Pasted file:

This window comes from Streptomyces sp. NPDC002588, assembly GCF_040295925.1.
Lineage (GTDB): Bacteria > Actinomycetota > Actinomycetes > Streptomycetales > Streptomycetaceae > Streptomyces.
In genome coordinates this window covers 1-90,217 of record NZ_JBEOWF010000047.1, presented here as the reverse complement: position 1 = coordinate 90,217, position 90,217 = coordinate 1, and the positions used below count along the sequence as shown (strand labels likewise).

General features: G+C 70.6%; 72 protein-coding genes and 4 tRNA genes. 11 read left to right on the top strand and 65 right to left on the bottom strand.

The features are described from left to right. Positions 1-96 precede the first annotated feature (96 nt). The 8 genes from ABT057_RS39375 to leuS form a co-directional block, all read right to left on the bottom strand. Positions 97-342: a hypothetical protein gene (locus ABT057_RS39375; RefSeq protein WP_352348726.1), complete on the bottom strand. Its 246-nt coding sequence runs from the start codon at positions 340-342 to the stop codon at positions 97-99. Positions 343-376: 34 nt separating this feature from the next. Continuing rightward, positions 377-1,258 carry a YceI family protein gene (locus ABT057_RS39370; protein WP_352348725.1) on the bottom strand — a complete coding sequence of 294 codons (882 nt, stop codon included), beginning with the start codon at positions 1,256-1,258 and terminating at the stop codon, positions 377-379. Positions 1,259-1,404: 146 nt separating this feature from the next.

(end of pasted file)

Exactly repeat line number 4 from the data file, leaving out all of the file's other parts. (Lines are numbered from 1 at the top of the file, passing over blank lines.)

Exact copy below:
General features: G+C 70.6%; 72 protein-coding genes and 4 tRNA genes. 11 read left to right on the top strand and 65 right to left on the bottom strand.